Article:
So you just found out that your kid has been hiding his bad grades from you all this while. Or maybe, you’ve realised that lately, he tidies up his room all by himself, lest you don’t stumble upon those red-inked test papers. What would you do?
Your immediate reaction would probably be to give him a piece of your mind. Then you’d take away his videogames and pile more assessment books on for him to complete. But is that necessarily the best thing to do?
Clearly, the problem here is twofold – that of his poor academic performance, and the more severe among the two – the habit of lying. Child psychologists say that some children adopt lying as a defense mechanism to please their parents or to avoid the fear of being rebuked for their mistakes1. As such, getting angry and scolding your child doesn’t solve the problem. Your goal here is to understand what is causing the child to lie in such a situation. Let’s start by asking a few important questions.
1. Why is your child performing poorly?
Take a moment and think about it – Is he doing well but for this one test? Are all his grades steadily slipping or is it only for a particular subject? This will help you understand why your child is lying and handle the situation in an appropriate manner.
2. Are you demanding a lot from your child?
If your child feels that you have high expectations of him and will criticise his performance, it’s very likely that he hid his poor grades to avoid displeasing you and to avoid humiliation.
Dealing with Problem #1: Poor Academic Performance
Ask What, Not Why
Kids, like adults, have their own world of problems. Instead of raining him with blame-questions like ‘Why are you lying to me?’, ‘Why are you performing so poorly?’ and ‘Why don’t you want to study?’, try sitting down with him to determine the root cause for his poor academic performance.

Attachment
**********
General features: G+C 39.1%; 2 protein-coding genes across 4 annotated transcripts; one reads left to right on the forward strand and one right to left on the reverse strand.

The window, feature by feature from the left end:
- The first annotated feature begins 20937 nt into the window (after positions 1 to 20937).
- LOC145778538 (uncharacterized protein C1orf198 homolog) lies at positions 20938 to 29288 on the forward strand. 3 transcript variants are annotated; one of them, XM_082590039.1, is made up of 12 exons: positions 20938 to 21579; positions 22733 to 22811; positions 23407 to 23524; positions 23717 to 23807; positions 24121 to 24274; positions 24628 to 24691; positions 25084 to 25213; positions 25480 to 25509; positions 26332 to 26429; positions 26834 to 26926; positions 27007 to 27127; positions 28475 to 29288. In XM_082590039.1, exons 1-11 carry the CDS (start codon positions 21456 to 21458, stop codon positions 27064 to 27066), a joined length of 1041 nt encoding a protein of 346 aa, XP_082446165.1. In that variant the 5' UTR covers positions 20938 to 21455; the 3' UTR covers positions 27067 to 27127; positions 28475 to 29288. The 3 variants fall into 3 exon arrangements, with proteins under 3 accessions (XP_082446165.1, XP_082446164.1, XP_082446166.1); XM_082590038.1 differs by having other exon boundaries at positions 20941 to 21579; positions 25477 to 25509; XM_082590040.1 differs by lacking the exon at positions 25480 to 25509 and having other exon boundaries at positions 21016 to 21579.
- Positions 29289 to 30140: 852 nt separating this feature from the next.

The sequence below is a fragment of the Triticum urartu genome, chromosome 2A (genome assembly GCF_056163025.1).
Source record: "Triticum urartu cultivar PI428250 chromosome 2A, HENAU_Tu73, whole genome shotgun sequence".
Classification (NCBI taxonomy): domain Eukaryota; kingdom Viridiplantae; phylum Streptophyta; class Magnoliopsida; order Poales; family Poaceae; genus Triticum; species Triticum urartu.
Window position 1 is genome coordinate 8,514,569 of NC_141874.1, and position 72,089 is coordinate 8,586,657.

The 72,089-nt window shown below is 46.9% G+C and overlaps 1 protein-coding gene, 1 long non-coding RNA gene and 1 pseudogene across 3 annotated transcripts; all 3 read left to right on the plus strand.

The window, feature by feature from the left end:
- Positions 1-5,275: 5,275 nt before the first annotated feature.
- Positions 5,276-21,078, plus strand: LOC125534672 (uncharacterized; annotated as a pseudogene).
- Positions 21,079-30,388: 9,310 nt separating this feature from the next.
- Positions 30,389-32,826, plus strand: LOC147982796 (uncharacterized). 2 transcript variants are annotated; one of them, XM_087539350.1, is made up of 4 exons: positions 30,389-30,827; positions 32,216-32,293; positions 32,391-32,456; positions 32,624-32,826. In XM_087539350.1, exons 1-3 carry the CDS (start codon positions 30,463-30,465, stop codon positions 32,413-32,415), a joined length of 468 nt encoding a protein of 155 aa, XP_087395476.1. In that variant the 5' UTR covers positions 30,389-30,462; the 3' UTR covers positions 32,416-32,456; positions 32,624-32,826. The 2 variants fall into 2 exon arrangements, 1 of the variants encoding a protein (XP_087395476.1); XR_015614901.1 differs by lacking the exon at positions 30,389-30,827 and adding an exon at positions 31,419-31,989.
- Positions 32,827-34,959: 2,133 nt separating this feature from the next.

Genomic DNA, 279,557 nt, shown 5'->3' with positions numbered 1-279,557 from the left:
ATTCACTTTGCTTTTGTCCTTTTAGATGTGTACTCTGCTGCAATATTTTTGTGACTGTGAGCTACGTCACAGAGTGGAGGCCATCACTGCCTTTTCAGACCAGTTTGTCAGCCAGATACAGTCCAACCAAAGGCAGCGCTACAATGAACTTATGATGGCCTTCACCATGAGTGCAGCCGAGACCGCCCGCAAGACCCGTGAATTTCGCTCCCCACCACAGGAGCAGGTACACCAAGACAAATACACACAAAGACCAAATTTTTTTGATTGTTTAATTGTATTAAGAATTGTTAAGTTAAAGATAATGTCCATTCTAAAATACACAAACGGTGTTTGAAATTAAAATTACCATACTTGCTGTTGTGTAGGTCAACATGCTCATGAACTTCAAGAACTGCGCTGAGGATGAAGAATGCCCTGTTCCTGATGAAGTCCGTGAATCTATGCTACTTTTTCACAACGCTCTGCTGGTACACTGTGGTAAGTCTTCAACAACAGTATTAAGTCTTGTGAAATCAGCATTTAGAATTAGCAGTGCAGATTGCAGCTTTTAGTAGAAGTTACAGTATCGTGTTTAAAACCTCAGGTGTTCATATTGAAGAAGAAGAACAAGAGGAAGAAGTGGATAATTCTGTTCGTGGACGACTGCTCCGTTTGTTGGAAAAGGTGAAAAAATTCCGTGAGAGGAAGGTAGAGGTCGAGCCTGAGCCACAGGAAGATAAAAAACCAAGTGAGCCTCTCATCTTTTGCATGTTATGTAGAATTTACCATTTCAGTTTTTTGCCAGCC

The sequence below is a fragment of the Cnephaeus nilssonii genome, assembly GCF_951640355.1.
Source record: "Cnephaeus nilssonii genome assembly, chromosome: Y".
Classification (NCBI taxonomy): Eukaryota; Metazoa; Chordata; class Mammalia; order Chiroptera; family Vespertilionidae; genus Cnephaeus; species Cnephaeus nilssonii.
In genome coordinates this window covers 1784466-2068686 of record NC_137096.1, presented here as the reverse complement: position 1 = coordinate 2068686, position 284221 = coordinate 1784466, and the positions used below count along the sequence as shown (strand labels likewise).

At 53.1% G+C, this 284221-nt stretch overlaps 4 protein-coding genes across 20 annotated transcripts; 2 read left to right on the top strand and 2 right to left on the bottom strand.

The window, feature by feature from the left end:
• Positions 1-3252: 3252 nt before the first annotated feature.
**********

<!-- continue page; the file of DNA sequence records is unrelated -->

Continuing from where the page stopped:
Ask him what problems he is facing academically. Is he afraid to ask questions in class when he doesn’t follow something? Is the teacher too fast for him? Is a bully bringing down his morale? Does he feel that he isn’t given enough attention in the classroom? What makes it hard for him to concentrate while studying?
Work With Your Child
It’s important to motivate your child and encourage him. If he has failed in just a few subjects, praise him on the ones that he has got good grades in. Look at his strengths – your child may be a much better writer than a mathematician, for example. It’s important that you help him grow his potential rather than trying to fix his weaknesses.
Talk to his Teachers
Initiate a meeting with his form teacher. Talking to his teacher will help you develop a better understanding of why he is performing poorly. She might give you insights that you would have overlooked – maybe he is very talkative in class or his attention span is very short.
Understanding the Importance of Grades
Ask your child what he dreams of becoming. Link that back to why studying hard is essential for him to realise that dream. Show him how sharing his grades with you will help you know the subjects he is good at and the ones he needs to work on.
Dealing with Problem #2: Lying
Let your child know that you are still very angry with him for lying. Ask him to choose a punishment for himself. If you think it doesn’t suffice, ask him to come up with a tougher one or give him some options to choose from. This teaches your child to understand the severity of his actions and take responsibility for them.
Trusting Your Child
Tell your child that you’ll believe him henceforth, although he did disappoint you this time. He will realise that you are putting faith in him and will do his best to live up to it.
Has your child ever hidden his/her poor grades or lied to you in other ways? How did you deal with it?
1. Quek, T. (2003). The Truth about a Child’s Compulsive Lying. Retrieved from http://www2.hawaii.edu/~jamess/lying3.htm